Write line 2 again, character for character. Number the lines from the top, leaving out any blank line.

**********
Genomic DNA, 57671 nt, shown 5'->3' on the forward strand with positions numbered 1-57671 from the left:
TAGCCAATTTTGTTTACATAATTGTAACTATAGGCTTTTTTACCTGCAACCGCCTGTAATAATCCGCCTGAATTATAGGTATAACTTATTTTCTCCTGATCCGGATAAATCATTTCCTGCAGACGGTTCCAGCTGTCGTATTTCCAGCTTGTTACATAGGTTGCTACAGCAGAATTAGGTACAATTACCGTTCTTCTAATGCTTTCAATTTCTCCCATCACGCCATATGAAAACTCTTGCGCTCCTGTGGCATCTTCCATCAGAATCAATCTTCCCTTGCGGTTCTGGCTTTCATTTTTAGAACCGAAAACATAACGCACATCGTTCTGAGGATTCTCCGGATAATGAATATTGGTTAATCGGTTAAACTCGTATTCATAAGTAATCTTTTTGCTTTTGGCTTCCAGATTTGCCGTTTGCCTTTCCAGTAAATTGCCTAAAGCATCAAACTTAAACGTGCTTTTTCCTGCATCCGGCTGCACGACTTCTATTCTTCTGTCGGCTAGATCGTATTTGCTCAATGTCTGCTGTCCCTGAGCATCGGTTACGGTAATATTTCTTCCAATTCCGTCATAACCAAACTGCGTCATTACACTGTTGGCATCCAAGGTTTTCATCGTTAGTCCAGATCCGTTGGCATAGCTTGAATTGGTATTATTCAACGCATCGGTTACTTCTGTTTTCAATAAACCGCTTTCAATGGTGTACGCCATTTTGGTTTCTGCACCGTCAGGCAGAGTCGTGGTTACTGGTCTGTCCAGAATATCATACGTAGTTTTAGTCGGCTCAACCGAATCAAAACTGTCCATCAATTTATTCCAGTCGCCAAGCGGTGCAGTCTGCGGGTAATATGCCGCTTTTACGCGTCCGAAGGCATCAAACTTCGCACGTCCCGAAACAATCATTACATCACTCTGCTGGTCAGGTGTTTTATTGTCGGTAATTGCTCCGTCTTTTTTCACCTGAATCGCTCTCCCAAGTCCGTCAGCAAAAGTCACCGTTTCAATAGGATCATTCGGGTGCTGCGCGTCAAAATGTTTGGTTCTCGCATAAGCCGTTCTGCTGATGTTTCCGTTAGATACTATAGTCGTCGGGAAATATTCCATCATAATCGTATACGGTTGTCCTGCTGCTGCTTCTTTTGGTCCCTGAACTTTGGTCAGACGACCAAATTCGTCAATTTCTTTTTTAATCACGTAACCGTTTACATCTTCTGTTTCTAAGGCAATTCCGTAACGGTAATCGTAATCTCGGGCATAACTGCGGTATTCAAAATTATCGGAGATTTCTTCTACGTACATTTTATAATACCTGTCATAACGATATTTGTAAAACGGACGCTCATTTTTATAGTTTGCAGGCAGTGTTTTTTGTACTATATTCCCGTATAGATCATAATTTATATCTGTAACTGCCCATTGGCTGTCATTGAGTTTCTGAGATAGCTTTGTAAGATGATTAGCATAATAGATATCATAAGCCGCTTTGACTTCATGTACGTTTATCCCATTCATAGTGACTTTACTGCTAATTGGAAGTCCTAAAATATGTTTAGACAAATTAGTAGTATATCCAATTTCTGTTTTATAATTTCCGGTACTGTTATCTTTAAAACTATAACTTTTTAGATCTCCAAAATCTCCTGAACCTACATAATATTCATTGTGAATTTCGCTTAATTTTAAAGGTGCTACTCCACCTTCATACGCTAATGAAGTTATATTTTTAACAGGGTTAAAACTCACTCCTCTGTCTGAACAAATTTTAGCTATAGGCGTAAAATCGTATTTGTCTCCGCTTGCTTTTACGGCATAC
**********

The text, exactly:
TAGCCAATTTTGTTTACATAATTGTAACTATAGGCTTTTTTACCTGCAACCGCCTGTAATAATCCGCCTGAATTATAGGTATAACTTATTTTCTCCTGATCCGGATAAATCATTTCCTGCAGACGGTTCCAGCTGTCGTATTTCCAGCTTGTTACATAGGTTGCTACAGCAGAATTAGGTACAATTACCGTTCTTCTAATGCTTTCAATTTCTCCCATCACGCCATATGAAAACTCTTGCGCTCCTGTGGCATCTTCCATCAGAATCAATCTTCCCTTGCGGTTCTGGCTTTCATTTTTAGAACCGAAAACATAACGCACATCGTTCTGAGGATTCTCCGGATAATGAATATTGGTTAATCGGTTAAACTCGTATTCATAAGTAATCTTTTTGCTTTTGGCTTCCAGATTTGCCGTTTGCCTTTCCAGTAAATTGCCTAAAGCATCAAACTTAAACGTGCTTTTTCCTGCATCCGGCTGCACGACTTCTATTCTTCTGTCGGCTAGATCGTATTTGCTCAATGTCTGCTGTCCCTGAGCATCGGTTACGGTAATATTTCTTCCAATTCCGTCATAACCAAACTGCGTCATTACACTGTTGGCATCCAAGGTTTTCATCGTTAGTCCAGATCCGTTGGCATAGCTTGAATTGGTATTATTCAACGCATCGGTTACTTCTGTTTTCAATAAACCGCTTTCAATGGTGTACGCCATTTTGGTTTCTGCACCGTCAGGCAGAGTCGTGGTTACTGGTCTGTCCAGAATATCATACGTAGTTTTAGTCGGCTCAACCGAATCAAAACTGTCCATCAATTTATTCCAGTCGCCAAGCGGTGCAGTCTGCGGGTAATATGCCGCTTTTACGCGTCCGAAGGCATCAAACTTCGCACGTCCCGAAACAATCATTACATCACTCTGCTGGTCAGGTGTTTTATTGTCGGTAATTGCTCCGTCTTTTTTCACCTGAATCGCTCTCCCAAGTCCGTCAGCAAAAGTCACCGTTTCAATAGGATCATTCGGGTGCTGCGCGTCAAAATGTTTGGTTCTCGCATAAGCCGTTCTGCTGATGTTTCCGTTAGATACTATAGTCGTCGGGAAATATTCCATCATAATCGTATACGGTTGTCCTGCTGCTGCTTCTTTTGGTCCCTGAACTTTGGTCAGACGACCAAATTCGTCAATTTCTTTTTTAATCACGTAACCGTTTACATCTTCTGTTTCTAAGGCAATTCCGTAACGGTAATCGTAATCTCGGGCATAACTGCGGTATTCAAAATTATCGGAGATTTCTTCTACGTACATTTTATAATACCTGTCATAACGATATTTGTAAAACGGACGCTCATTTTTATAGTTTGCAGGCAGTGTTTTTTGTACTATATTCCCGTATAGATCATAATTTATATCTGTAACTGCCCATTGGCTGTCATTGAGTTTCTGAGATAGCTTTGTAAGATGATTAGCATAATAGATATCATAAGCCGCTTTGACTTCATGTACGTTTATCCCATTCATAGTGACTTTACTGCTAATTGGAAGTCCTAAAATATGTTTAGACAAATTAGTAGTATATCCAATTTCTGTTTTATAATTTCCGGTACTGTTATCTTTAAAACTATAACTTTTTAGATCTCCAAAATCTCCTGAACCTACATAATATTCATTGTGAATTTCGCTTAATTTTAAAGGTGCTACTCCACCTTCATACGCTAATGAAGTTATATTTTTAACAGGGTTAAAACTCACTCCTCTGTCTGAACAAATTTTAGCTATAGGCGTAAAATCGTATTTGTCTCCGCTTGCTTTTACGGCATAC